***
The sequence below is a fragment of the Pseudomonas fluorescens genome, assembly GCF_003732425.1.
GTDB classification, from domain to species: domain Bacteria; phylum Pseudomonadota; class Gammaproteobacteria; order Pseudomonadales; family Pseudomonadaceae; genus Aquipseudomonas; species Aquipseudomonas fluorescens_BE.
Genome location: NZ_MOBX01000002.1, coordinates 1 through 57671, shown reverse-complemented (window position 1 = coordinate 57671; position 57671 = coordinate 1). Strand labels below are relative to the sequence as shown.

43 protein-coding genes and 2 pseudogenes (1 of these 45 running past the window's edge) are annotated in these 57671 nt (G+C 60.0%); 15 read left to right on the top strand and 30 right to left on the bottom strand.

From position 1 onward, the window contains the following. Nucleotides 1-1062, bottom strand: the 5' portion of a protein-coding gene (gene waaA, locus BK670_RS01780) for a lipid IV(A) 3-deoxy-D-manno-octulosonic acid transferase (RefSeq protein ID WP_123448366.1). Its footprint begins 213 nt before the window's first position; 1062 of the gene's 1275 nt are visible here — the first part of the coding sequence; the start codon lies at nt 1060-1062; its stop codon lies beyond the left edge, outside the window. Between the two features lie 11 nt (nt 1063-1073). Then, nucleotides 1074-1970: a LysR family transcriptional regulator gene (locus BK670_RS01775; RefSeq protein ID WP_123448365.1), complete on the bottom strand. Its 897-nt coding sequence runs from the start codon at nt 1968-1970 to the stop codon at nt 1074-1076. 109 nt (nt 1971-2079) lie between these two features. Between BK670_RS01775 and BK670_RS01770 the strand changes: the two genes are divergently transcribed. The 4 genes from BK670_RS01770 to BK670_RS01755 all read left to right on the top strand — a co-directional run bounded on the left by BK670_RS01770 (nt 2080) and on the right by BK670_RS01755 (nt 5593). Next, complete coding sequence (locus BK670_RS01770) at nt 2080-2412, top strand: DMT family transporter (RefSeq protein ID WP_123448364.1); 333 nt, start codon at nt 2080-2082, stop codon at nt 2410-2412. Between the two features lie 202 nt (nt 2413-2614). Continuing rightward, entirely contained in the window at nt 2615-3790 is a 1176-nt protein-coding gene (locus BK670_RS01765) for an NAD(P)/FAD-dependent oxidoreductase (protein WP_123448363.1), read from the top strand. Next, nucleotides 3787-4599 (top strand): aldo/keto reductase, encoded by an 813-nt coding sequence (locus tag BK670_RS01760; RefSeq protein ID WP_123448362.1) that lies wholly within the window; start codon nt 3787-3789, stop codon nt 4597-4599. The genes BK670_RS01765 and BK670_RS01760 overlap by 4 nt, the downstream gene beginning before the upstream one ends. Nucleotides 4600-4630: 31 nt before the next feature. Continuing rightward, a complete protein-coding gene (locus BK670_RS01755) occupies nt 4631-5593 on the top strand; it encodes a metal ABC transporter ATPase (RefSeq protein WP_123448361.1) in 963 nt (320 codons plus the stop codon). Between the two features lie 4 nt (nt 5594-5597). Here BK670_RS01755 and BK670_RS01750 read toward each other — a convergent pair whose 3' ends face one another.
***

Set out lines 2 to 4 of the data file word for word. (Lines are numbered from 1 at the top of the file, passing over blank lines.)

GTDB classification, from domain to species: domain Bacteria; phylum Pseudomonadota; class Gammaproteobacteria; order Pseudomonadales; family Pseudomonadaceae; genus Aquipseudomonas; species Aquipseudomonas fluorescens_BE.
Genome location: NZ_MOBX01000002.1, coordinates 1 through 57671, shown reverse-complemented (window position 1 = coordinate 57671; position 57671 = coordinate 1). Strand labels below are relative to the sequence as shown.

43 protein-coding genes and 2 pseudogenes (1 of these 45 running past the window's edge) are annotated in these 57671 nt (G+C 60.0%); 15 read left to right on the top strand and 30 right to left on the bottom strand.